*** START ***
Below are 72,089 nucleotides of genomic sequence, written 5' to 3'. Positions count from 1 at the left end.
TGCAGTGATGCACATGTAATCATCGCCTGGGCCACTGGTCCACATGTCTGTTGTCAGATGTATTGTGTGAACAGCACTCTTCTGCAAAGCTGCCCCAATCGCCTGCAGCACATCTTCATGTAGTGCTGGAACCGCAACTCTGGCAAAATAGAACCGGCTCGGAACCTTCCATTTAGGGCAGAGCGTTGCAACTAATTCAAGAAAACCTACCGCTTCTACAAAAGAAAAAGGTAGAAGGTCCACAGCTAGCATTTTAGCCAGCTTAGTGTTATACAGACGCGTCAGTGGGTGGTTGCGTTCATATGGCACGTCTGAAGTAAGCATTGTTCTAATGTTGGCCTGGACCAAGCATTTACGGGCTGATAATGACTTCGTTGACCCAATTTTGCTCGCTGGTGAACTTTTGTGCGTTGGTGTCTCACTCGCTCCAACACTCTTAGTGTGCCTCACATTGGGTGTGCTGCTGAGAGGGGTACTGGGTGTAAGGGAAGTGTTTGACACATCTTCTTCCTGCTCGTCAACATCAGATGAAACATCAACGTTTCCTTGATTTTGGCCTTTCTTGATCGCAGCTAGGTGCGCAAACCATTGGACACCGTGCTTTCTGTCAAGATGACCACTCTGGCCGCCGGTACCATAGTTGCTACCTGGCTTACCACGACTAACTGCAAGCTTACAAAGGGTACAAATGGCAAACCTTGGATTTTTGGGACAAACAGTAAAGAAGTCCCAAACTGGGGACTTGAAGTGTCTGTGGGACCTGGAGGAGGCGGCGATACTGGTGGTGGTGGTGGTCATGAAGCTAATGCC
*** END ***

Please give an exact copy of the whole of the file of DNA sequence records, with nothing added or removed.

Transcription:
Below are 72,089 nucleotides of genomic sequence, written 5' to 3'. Positions count from 1 at the left end.
TGCAGTGATGCACATGTAATCATCGCCTGGGCCACTGGTCCACATGTCTGTTGTCAGATGTATTGTGTGAACAGCACTCTTCTGCAAAGCTGCCCCAATCGCCTGCAGCACATCTTCATGTAGTGCTGGAACCGCAACTCTGGCAAAATAGAACCGGCTCGGAACCTTCCATTTAGGGCAGAGCGTTGCAACTAATTCAAGAAAACCTACCGCTTCTACAAAAGAAAAAGGTAGAAGGTCCACAGCTAGCATTTTAGCCAGCTTAGTGTTATACAGACGCGTCAGTGGGTGGTTGCGTTCATATGGCACGTCTGAAGTAAGCATTGTTCTAATGTTGGCCTGGACCAAGCATTTACGGGCTGATAATGACTTCGTTGACCCAATTTTGCTCGCTGGTGAACTTTTGTGCGTTGGTGTCTCACTCGCTCCAACACTCTTAGTGTGCCTCACATTGGGTGTGCTGCTGAGAGGGGTACTGGGTGTAAGGGAAGTGTTTGACACATCTTCTTCCTGCTCGTCAACATCAGATGAAACATCAACGTTTCCTTGATTTTGGCCTTTCTTGATCGCAGCTAGGTGCGCAAACCATTGGACACCGTGCTTTCTGTCAAGATGACCACTCTGGCCGCCGGTACCATAGTTGCTACCTGGCTTACCACGACTAACTGCAAGCTTACAAAGGGTACAAATGGCAAACCTTGGATTTTTGGGACAAACAGTAAAGAAGTCCCAAACTGGGGACTTGAAGTGTCTGTGGGACCTGGAGGAGGCGGCGATACTGGTGGTGGTGGTGGTCATGAAGCTAATGCC